CHINA HERITAGE QUARTERLY China Heritage Project, The Australian National University ISSN 1833-8461
No. 23, September 2010


In Praise of Xu Guangqi | China Heritage Quarterly

In Praise of Xu Guangqi 徐光啓

Aloysius Jin Luxian 金魯賢

Introduced and translated by Jeremy Clarke

This year's anniversary has seen places connected to Matteo Ricci seek to capitalise upon this legacy. Although Ricci never visited Shanghai, it had a special relationship with him because it was the birthplace of his great friend and academic collaborator, Xu Guangqi. In 1606, Xu invited Ricci to send a Jesuit with him as chaplain when he returned to Shanghai for a period of mourning. The Italian Jesuit priest Lazzaro Cattaneo was duly dispatched and his stay in Shanghai marked the beginnings of the Catholic Church there. Ever since, this region has played a significant part in the history of the Chinese Catholic Church. The present Catholic bishop of Shanghai, Aloysius Jin Luxian, has long sought to remind Shanghai Catholics and the world more broadly of the critical role Xu played in many of Ricci's academic endeavours.

To this end, availing itself of the occasion of the Ricci anniversary, the diocese of Shanghai launched its 'Matteo Ricci Year' with an opening ceremony at Sheshan Seminary (Sheshan Shenxueyuan 佘山神学院) on the outskirts of the city. According to the Jesuit News Service, Bishop Jin maintains that the year 'aims to boost evangelization work among priests, nuns and laypeople'. The Matteo Ricci year is 'not merely a commemoration, but has practical significance for Catholics on how they can continue the priest's work of adapting the faith to Chinese culture.'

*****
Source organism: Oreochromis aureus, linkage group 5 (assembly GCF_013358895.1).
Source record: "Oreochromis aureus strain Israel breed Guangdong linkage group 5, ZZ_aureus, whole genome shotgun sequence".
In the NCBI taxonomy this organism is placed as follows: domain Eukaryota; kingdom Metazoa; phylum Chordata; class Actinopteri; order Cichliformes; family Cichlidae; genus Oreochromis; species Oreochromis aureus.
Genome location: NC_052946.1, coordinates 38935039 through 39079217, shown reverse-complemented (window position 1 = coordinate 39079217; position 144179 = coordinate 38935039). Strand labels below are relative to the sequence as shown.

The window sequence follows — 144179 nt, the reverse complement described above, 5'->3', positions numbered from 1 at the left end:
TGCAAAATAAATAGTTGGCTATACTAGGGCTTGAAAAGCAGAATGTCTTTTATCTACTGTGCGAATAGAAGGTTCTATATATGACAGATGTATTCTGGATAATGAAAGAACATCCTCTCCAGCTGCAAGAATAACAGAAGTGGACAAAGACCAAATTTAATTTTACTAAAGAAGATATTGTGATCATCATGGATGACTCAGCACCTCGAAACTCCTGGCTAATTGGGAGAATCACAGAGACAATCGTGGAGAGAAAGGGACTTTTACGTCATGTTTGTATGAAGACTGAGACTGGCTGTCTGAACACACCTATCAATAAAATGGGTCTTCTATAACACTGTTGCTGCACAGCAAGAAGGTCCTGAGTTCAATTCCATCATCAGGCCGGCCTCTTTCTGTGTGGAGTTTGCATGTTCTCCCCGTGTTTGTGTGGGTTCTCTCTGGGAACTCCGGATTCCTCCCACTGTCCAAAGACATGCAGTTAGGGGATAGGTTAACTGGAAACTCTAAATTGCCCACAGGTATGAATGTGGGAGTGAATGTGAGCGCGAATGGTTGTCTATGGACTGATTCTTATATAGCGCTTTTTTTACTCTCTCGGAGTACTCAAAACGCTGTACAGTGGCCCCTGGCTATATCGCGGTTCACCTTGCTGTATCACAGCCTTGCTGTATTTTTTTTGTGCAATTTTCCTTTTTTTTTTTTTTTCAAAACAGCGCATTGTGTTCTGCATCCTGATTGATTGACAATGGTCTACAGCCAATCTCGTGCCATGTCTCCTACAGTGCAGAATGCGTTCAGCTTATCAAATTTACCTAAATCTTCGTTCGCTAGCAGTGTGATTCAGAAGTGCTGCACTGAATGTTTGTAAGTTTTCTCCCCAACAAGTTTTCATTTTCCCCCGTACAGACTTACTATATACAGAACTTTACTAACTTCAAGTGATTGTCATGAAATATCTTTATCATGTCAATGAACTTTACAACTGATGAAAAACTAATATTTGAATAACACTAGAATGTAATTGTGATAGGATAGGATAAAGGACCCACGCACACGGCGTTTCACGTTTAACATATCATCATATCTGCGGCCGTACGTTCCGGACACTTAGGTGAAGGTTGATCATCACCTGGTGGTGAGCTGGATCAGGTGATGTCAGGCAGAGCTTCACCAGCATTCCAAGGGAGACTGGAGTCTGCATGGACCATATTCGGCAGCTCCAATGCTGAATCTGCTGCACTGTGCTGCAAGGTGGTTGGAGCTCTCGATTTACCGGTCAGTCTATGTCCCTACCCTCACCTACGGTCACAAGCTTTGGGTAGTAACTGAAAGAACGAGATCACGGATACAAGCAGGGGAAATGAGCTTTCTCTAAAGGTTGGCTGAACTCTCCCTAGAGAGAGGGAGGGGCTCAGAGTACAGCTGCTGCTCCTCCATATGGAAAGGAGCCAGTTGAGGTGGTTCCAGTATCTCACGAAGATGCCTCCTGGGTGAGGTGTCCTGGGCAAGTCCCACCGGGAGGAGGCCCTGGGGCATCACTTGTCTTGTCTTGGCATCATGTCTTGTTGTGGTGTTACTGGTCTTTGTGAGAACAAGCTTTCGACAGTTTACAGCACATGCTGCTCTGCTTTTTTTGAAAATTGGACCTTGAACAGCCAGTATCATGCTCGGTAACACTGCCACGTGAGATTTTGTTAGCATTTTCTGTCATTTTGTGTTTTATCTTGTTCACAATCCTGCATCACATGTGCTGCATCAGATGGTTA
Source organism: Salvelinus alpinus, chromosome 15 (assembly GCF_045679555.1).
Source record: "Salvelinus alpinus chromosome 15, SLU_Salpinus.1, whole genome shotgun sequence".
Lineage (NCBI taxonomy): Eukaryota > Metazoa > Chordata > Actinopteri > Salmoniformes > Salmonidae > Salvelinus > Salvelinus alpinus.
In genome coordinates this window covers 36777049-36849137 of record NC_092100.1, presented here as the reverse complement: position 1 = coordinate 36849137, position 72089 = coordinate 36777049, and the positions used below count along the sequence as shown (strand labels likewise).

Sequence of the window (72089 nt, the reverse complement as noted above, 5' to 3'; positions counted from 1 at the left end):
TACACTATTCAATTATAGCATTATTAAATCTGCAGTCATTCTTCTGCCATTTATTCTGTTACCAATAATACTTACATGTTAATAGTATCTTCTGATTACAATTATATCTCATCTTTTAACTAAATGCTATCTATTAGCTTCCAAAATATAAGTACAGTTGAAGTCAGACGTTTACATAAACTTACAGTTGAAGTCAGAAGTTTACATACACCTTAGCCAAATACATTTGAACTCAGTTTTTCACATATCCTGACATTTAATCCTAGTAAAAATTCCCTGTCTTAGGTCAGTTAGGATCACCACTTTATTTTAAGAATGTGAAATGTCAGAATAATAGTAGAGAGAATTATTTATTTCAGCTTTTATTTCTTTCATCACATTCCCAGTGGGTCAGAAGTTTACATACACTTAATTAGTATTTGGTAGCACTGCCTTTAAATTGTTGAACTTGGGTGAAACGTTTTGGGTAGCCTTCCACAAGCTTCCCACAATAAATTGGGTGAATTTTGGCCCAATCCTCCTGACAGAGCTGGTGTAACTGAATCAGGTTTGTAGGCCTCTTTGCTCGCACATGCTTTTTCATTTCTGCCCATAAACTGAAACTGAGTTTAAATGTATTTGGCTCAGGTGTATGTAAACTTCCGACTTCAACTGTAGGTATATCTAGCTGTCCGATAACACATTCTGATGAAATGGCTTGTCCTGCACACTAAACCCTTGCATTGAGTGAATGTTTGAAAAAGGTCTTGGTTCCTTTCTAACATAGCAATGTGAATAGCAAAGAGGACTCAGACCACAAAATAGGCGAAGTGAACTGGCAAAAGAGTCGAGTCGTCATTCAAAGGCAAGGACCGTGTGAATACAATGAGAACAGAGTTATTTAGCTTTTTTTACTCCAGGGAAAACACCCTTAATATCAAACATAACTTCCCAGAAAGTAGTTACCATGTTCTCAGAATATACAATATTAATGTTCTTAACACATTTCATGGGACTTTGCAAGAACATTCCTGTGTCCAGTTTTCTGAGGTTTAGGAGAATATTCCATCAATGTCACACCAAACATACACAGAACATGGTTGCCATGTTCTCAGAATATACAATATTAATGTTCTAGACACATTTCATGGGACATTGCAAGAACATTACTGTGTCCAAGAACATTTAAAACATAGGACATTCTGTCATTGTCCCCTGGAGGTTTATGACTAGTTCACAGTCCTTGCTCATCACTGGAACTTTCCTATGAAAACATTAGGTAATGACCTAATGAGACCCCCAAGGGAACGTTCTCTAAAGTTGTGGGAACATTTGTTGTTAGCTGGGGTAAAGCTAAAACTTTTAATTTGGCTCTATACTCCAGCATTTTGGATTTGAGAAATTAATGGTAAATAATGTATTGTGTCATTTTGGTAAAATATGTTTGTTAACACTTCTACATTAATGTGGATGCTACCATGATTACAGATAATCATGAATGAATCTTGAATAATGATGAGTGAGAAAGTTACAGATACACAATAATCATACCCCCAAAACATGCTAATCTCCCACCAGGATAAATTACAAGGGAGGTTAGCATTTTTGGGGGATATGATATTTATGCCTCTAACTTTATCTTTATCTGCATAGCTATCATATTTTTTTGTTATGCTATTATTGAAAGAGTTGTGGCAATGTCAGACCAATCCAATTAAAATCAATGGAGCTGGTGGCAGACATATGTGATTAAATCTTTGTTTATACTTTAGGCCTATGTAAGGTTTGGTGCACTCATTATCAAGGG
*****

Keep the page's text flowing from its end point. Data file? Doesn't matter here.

In 2008, Bishop Jin wrote a lengthy letter to his diocese encouraging them to emulate the life and work of Xu Guangqi, whom he described as a patriot, a scientist, a humanist and a person of faith. The following English translation of this letter appears here in an academic journal for the first time. It is included in its entirety because, in addition to deepening one's understanding of the role of Xu Guangqi and other Chinese scholars in accomplishments that have often been attributed to Ricci alone, it also gives an insight into the contemporary Chinese Catholic church.

Like many of his generation Bishop Jin spent many years in prison (he was arrested on 8 September 1955) and in this letter he talks of the situation that faced the church throughout the twentieth century. Although some of the spiritual language of the letter may seem out of place here, the letter is an important primary document that will be of interest to general and specialist readers alike.